Maybe we’ll never know.



Too bad we didn’t have a voice

Back twenty million years ago.

But maybe it is just as well

No choice was left to me

The way I choose things – what the hell

I’d likely still be up a tree.





This reach

Of curving sand,

This principal beach,

This glacial land

Ancient, new,

Blue sky above

Wide ocean view

I come to love

Tho lately, true

This narrow land.




The wind clipped pines

Huddled in leeward dunes

Trailing branches, tracing lines

In restless sand; and the tunes

The south wind brings

Softer than the grey gulls wings,

Respite from the winter knife

Pruning all green struggling life.

Stunted trees that seem to know

There is always time to grow,

Lean against the wind and sigh

There is always time to die.


 [The dwarf pine of the outer Cape described by Edwin May Teale, “North

with the Spring,” which I have seen at Calhoun’s Hollow.  Trees barely two

feet tall, yet often fifteen to twenty years old.]



Along an old New Hampshire road

We sped, that bright and sunny day,

When suddenly I heard explode

A blur of brown and black and gray

From out the wayside brush.

I had no chance to swerve or slow

My auto’s hurtling rush.

Then came the fatal blow.

My car window showed me then

Wild tumbling feathers of a bird

That would not rise to wing again,

Whose drumming would no more be heard.

I stopped, went back, for a feather or two

which now rest here in my house

Still give a sad remembrance view

Though they looked better on the grouse.


 [On a trip to Jaffrey a few years ago on a visit to Dick, along route 124 near Jaffrey, we had the above experience.  I kept the feathers until today, when I decided to mount them since I could not salvage the grouse.]



I’ve harvested my yesterdays

Except for one small plot

I somehow hope to raise,

But then like as not

I’ll not be round for reaping.

Stuff ain’t worth much any more

So there seems no point to keeping

Goods you can’t sell at the store.

But there still will come a day

I’ll have to pay the cost

For all the ones I threw away,

For others I have lost.

My sorry crop cannot compare

With others bright and new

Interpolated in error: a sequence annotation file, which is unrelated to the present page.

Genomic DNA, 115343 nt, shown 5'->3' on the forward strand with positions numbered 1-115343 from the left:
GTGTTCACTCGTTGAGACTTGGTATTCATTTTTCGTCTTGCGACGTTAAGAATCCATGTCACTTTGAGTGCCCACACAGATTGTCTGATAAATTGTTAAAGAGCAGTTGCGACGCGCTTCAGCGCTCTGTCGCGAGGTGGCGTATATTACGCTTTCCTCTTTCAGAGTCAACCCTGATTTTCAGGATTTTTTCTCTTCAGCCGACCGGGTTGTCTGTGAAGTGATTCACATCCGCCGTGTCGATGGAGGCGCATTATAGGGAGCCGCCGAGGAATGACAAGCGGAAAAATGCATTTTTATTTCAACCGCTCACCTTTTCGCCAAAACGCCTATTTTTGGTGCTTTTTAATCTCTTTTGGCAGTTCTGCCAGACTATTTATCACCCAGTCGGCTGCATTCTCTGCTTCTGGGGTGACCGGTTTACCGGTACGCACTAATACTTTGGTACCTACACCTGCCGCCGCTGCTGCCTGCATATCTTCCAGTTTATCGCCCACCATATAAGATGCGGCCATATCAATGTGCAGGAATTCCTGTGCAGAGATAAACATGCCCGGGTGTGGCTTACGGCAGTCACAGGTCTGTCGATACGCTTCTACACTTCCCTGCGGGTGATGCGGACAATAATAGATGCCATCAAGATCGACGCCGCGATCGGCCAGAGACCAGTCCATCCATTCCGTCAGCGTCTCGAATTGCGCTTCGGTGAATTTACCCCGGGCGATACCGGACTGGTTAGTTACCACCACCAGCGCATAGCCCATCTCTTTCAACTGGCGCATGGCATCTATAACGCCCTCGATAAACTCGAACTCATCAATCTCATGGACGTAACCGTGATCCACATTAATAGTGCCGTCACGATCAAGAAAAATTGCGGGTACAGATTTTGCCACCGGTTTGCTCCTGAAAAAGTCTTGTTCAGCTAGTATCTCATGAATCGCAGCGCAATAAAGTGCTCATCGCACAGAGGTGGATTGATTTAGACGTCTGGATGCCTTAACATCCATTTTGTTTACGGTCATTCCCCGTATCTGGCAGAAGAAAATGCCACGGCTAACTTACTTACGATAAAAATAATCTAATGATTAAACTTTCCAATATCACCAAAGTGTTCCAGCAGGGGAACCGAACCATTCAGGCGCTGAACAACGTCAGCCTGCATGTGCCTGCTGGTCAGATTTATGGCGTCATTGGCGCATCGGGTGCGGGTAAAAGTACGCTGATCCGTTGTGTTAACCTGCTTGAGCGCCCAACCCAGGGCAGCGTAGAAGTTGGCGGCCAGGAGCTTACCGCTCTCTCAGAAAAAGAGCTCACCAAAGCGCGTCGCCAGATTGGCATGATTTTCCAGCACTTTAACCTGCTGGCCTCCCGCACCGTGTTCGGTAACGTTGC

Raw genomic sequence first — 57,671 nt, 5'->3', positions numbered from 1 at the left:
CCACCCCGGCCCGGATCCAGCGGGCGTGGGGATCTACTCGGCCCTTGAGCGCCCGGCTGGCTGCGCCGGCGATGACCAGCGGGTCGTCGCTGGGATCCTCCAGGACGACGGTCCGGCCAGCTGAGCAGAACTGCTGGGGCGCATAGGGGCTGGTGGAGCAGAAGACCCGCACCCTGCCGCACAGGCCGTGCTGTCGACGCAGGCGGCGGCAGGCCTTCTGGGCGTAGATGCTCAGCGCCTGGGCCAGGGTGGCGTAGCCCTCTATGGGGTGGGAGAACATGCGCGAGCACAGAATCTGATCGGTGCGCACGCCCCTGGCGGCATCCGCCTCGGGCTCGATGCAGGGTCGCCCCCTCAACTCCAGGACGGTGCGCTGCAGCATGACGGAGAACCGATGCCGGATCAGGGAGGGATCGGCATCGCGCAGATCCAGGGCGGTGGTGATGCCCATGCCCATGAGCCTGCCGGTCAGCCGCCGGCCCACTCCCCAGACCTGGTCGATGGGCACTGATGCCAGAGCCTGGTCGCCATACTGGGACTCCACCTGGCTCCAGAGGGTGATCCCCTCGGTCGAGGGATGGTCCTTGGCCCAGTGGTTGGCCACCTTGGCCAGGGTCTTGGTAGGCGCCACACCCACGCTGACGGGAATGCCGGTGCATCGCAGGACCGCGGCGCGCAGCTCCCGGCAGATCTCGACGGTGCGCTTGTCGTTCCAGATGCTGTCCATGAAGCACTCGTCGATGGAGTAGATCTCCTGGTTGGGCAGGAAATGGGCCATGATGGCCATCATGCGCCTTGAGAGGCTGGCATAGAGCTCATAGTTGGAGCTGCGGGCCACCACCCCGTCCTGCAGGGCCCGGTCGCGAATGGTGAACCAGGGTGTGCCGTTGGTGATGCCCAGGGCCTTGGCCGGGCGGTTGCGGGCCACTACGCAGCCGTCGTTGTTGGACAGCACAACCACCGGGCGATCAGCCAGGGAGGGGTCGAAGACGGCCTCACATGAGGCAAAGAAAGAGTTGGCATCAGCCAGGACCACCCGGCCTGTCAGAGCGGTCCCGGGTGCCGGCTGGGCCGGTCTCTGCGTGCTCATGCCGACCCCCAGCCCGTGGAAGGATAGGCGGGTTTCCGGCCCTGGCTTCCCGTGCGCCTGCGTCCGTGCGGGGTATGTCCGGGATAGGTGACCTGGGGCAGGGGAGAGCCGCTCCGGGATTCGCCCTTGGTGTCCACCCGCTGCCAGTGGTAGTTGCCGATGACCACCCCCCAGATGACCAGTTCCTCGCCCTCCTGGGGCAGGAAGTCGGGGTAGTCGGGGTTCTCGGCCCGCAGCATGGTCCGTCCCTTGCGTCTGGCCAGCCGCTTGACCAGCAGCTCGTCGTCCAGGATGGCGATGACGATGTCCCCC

I only hope that at the Fair

The Judge will give a kindly view.

I know I’ll never win a prize

At that last convention,

I’d even view with great surprise

A word of favored mention.




I have no winter crops to sow,

No frosty chores that cannot wait

Till all the world is clear of snow,

So I’ll just sit and hibernate.


Let the farmer mind his farm

And till his latest furrow,

I’ll find a spot all snug and warm

To shame a hedgehog’s burrow.

I’ll venture out doors now and then,

Catch the nice days when they come,

Just to watch the busy men

Make the work wheels spin and hum.

When I tire of this diversion

And I hear the sleigh bells ring

I’ll revert to my conversion,

Safely snooze again till spring.




I saw October’s golden flame

Slowly growing up the hill,

By-passing evergreens

And merely scorching oaks.

But maples make prime targets

Tall sumach rush to fiery red,

Birches  show a  yellow fright

While silvered deadwood snags

Immune, display their skeletons.

They have been through all this before.




I have to see some friends of mine

Each morning at the garden fence.

They keep sharp watch from six to nine

To see the snow of crumbs commence.


They show some very human traits,

Self preservation is the rule.

That nothing comes to him who waits,

A lesson learned well at their school.


Nor do they lack a certain guile, –

One swiftly breaks from out the pack,

The others scatter for a while

Then comes alarmist, first one back.


The bully bird exploits the weak

Not chancing on direct assault,

Grabs purloined crumbs with greedy beak,

The loser gives up by default.


And some again resort to stealth

Disdaining all the fare that’s near,

Feast on the almost hidden wealth

Of crumbs dropped at my rear.




I guess because I know them well

(I think it’s always true with friends)

He learned it well, the Prodigal,

Deserted when the feeding ends.





I’m going to buy

A scarlet tree

And even try

My luck and see

If it will grow,

So small a thing

Will winter’s snow

Nurse it till spring

And make it green

With warming rain

Till autumn’s scene

Turns red again?


 [I bought a Burning Bush to plant in back of St. Francis’ shrine, but gave it to Phil, and

planted instead a red beech sapling we dug up together with a maple, on a lot off Long Road.]



November’s chill is yet a month away,

October nights no hint of snowstorm bring.

Each northern barn still holds its dusty sleigh,

And yet my soul keeps yearning for next spring.


The winter months are yet to come I know.

The icy North wind’s bound to have his fling

And make our world a prisoner of snow,

But vaulting over this I come to spring.


I’ve had too many winters anyhow

And missed too many months that sing.

But calendars have little meaning now.

I’ll close my eyes and dream a while till spring.


These are the last entries in our family collection of Ray (C ) Philip Harding’s poems. In hind-sight it would be too easy to read some sense of heightened mortality in some of these lines. He had a history of heart problems going back to 1955 and family were often focused on any signs or symptoms that he might be in danger of another heart attack. No one knows for sure what he was experiencing during those years.

He complained simply of not feeling well one October evening and of having pains in his stomach. He went to lie down on the living room couch  but things got worse. An ambulance came to take him to St.Luke’s Hospital in New Bedford, MA. He apparently died on the way from a ruptured aortic aneurysm, October 25, 1965.


The house in Fairhaven, MA, owned by his son Philip and wife Irene, where Ray C. and Florence(Mahoney) lived with them and grand-children, Joseph, Raymond, Philip and Anne.  Florence, or Fla, his wifep and very patient typist, died January 25, 1992..



Searching a Different View

photo by Laura N (Harding) Tallen